(1) a reaction product of a silicon-free organic diamine and an organic tetracarboxylic acid dianhydride in a suitable organic solvent which, when cured, yields a polymer having recurring structural units of the formula: ##STR3## (2) a reaction product of a silicon-free o-ganic diamine, an organic tetracarboxylic acid dianhydride and a polysiloxane diamine, in a suitable organic solvent, which, when cured, yields a copolymer having recurring structural units of formula I with 15 to 45, and preferably 25 to 35, mol percent intercondensed structural units of the formula: ##STR4## and, (3) a blend of polyimide compound of formula I above with from 15 to 45 mol percent, and preferably 25 to 35 mol percent, of the polyimide of formula II above wherein R is a divalent hydrocarbon radical, r' is a monovalent hydrocarbon radical, R" is a tetravalent organic radical, Q is a divalent silicon-free organic radical which is the residue of an organic diamine, x is a whole number equal to at least 1 and advantageously from 1 to 8 and as high as 1 to 10,000 or more, m and n are the same or different integers greater than 1 and preferably from 10 to 10,000 or more.
The above mentioned block or random copolymers can be prepared by effecting reaction, in the proper molar proportions, of a mixture of ingredients comprising a diamino-siloxane of the general formula: ##STR5## a silicon-free diamino compound of the formula: ##STR6## and a tetracarboxylic acid dianhydride having the formula: ##STR7## wherein R, R', R", Q and x have the meanings given above.
Alternatively, as stated before, a polysiloxaneimide composition in a suitable solvent may be used with comparable effectiveness by blending together a polyimide composed solely of recurring structural units of Formula II employing the polyimide of Formula II in such a molar proportion that the structural units of the latter are within the range of from 15 to 40, and preferably 25 to 35, mol percent of said units based on the total molar concentration of the units of Formula II and the units of Formula I. The blend of materials is applied to suitable surface areas and the solvent evaporated in situ therefrom.
It will be recognized that the ultimate polyimide siloxane composition used in the practice of this invention will consist essentially of the imido structures found in Formulas I and II. However, the actual precursor materials resulting from the various reactions of the diamino-siloxane, the silicon-free organic diamine and the tetracarboxylic acid dianhydride will initially be in the form of a polyamic acid structure composed of one or more structural units of the formulas: ##STR8## where R, R', R", Q, x, m and n have the meanings given above.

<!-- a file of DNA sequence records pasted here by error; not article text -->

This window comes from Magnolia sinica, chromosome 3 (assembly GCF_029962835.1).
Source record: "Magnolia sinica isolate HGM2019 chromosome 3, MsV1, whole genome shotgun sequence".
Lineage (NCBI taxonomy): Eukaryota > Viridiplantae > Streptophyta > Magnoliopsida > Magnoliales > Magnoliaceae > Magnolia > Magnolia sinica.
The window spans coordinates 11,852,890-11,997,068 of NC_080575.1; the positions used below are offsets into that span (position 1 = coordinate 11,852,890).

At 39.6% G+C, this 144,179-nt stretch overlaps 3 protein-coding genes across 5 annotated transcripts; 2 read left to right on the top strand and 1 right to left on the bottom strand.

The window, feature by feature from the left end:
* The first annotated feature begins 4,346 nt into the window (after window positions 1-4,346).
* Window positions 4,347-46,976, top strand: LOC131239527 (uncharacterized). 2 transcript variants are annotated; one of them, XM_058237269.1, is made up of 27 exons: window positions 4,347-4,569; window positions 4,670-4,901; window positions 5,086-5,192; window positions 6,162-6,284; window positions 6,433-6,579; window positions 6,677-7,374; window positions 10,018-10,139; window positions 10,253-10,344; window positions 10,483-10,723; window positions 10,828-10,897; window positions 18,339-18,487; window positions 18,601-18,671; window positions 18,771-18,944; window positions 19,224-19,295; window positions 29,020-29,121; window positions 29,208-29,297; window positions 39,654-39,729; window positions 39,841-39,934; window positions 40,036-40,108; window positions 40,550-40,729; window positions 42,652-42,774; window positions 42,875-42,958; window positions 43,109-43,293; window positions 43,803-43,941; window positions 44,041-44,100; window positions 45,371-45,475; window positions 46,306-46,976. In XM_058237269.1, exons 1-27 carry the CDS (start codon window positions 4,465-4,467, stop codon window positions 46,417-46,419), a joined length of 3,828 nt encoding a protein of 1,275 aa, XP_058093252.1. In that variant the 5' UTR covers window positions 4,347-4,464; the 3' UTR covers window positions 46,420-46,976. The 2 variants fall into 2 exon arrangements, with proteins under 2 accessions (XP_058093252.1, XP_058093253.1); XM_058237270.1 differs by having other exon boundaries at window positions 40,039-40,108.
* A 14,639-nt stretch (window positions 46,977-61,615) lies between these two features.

The diamino siloxanes of Formula III which may be used in the practice of the present invention include compounds having the following formulas: ##STR9## and the like.
The diamines of Formula IV above are described in the prior art and are to a large extent commercially available materials. Typical of such diamines from which the prepolymer may be prepared are the following:
and mixtures thereof. It should be noted that these diamines are given merely for the purpose of illustration and are not considered to be all inclusive. Other diamines not mentioned will readily be apparent to those skilled in the art.
The tetracarboxylic acid dianhydrides of Formula V may further be defined in that the R" is a tetravalent radical, e.g. a radical derived from or containing an aromatic group containing at least 6 carbon atoms characterized by benzenoid unsaturation, wherein each of the 4 carbonyl groups of the dianhydride are attached to a separate carbon atom in the tetravalent radical, the carbonyl groups being in pairs in which the groups in each pair are attached to adjacent carbon atoms of the R" radical or to carbon atoms in the R" radical at most one carbon atom removed, to provide a 5-membered or 6-membered ring as follows: ##STR10## Illustrations of dianhydrides suitable for use in the present invention (with their reference designated in parenthesis) include:
pyromellitic dianhydride (PMDA);
2,3,6,7-napthalene tetracarboxylic dianhydride;
3,3',4,4'-diphenyl tetracarboxylic dianhydride;